In the third category, that is the power of dispelling, the case is the same. Sometimes an individual wishes to obliterate all the affairs he considers unpleasant. This state is called tahawwur (audacity). And sometimes he keeps silent in the face of tyranny and finds himself hand tied in dispelling the misfortunes of life. This state of moderateness is called jubn (cowardice). However, sometimes the individual adopts a middle manner and observes equity. This state is called shuja ‘at (courage). Here as in the second category, the states are different. Someone may have a lot of courage and some other person a little of it; at any rate, he is in the same central kernel of the power of dispelling.

It is good for the individual to be in these three central kernels, that is theosophy, generosity, chastity and courage as someone who walks on a straight path and avoids walking in the bypasses. When man is in the main path, he shall definitely have different speeds. The one who is in the path should have different speeds as his situation necessitates. Therefore, equity does not mean stability or equality, but on the same path, going with speed is like equity. In this way, our leaders are the innocent Imams who manifest real equity with their conducts. If someone wishes to distinguish between the boundary of immoderacy and middle and move with balance along the path, they have to walk in the ways of those eminent Imams.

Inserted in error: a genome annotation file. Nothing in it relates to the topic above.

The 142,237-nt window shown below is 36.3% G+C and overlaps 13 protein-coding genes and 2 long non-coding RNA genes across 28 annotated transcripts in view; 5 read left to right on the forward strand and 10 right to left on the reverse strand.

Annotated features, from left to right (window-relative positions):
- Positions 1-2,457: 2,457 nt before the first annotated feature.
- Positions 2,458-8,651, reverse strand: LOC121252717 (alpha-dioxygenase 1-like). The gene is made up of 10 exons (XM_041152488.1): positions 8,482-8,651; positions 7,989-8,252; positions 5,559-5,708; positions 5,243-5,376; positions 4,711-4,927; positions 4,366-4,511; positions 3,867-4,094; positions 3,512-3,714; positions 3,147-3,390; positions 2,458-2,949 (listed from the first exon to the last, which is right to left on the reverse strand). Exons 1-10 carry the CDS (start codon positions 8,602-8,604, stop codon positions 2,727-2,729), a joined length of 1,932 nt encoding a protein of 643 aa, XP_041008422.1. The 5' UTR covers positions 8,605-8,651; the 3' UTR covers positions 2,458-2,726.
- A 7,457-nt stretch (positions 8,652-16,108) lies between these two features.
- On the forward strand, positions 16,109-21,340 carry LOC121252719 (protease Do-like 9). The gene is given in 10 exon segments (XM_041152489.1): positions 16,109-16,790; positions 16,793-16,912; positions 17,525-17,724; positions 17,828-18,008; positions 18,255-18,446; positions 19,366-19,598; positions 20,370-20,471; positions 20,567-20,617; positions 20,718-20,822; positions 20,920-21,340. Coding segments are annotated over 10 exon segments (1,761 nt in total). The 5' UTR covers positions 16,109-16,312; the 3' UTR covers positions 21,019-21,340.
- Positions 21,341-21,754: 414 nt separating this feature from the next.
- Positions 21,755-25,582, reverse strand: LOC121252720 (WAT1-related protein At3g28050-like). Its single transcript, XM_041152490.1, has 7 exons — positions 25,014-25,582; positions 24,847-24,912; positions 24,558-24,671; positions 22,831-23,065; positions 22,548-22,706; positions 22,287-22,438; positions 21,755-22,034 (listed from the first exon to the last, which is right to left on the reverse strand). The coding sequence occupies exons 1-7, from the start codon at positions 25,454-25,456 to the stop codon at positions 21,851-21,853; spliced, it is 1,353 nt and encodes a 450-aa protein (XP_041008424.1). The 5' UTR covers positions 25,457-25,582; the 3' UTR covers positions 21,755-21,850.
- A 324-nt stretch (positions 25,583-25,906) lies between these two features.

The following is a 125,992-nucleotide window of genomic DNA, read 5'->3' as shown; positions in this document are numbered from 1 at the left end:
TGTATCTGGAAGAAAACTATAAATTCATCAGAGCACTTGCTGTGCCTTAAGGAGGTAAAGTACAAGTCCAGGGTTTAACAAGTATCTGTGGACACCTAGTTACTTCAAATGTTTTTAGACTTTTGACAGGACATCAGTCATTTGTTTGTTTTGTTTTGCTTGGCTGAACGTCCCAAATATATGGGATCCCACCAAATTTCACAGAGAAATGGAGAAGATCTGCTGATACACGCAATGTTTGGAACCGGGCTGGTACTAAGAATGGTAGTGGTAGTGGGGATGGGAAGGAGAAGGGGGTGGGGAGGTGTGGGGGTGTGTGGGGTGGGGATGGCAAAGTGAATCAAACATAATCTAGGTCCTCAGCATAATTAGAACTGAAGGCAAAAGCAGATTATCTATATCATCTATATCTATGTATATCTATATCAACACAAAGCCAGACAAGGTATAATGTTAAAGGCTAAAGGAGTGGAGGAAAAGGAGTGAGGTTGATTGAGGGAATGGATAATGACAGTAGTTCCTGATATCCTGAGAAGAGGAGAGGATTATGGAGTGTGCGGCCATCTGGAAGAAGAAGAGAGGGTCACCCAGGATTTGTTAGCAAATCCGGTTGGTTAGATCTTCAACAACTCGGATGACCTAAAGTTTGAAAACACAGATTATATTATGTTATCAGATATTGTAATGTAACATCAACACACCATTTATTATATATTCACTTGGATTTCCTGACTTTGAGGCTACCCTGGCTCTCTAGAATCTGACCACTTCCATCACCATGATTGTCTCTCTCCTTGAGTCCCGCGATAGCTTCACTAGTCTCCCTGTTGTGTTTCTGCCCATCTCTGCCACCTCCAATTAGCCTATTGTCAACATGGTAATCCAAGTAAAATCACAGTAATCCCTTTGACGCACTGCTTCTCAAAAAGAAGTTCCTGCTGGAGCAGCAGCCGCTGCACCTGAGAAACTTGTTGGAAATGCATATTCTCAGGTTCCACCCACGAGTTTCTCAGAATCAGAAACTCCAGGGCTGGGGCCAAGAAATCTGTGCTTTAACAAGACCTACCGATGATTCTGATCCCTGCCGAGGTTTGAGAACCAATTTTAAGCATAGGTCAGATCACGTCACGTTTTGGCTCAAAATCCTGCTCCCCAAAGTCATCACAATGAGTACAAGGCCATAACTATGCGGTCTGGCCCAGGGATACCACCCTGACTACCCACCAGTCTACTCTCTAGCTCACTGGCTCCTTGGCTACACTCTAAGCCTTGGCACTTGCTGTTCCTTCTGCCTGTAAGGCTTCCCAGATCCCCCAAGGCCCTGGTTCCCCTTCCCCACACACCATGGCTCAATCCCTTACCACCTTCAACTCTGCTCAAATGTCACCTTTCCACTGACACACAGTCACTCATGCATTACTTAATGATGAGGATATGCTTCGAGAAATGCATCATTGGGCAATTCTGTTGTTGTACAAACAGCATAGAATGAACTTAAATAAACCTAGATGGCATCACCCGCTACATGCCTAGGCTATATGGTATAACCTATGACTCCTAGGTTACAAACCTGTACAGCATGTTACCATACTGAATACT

In view of what was said, justice is the outcome of the balance of the three human powers and can never be counted as an independent identity. The one who walks in the main path, is called just. If someone is in the middle of two powers, this means what is used in philosophy and major jurisprudence.

However, in minor jurisprudence, this does not have the same meaning; the just one is he who puts aside the prohibited and does the obligatory affairs. For instance, a person may not be courageous but minor jurisprudence regards him as being just whereas philosophy and major jurisprudence do not consider him so. Therefore, it must be noted that what we stated concerning the meaning of justice, is derived from the sayings of the sages and is common among them.

Of course, there have been and are people who reject this categorization and gives such criticisms: it is not obvious that every affair may have middle or immoderacy. Also, extravagance cannot be beyond the realm of justice. However in view of what was stated, it became evident that what they criticize does not hold any similarity with sayings of the sages, but fabricated by their minds.

The great sages, those who lived before Islam or before it, were all the followers of the Abrahamic prophets and these criticisms are not true about their sayings. As you observed, in the eyes of the sages, as soon as man steps into the main path, speeding up or walking slowly does not oppose to justice. And sometimes walking with speed is good. Before stepping into this path, the rule of “the best of affairs is the middle” is prevalent. However, after it, sometimes:

“Hasten then to precede each other in everything good”(1)

appears. All these are conditional upon the fact that man gets lesson from the evidences of justices as manifested in the sayings and conducts of the innocent Imams and distinguish his way from them so he may not fall into the pitfall of miseries and substitute immoderacy and middle with justice.

Justice is All-Pervasive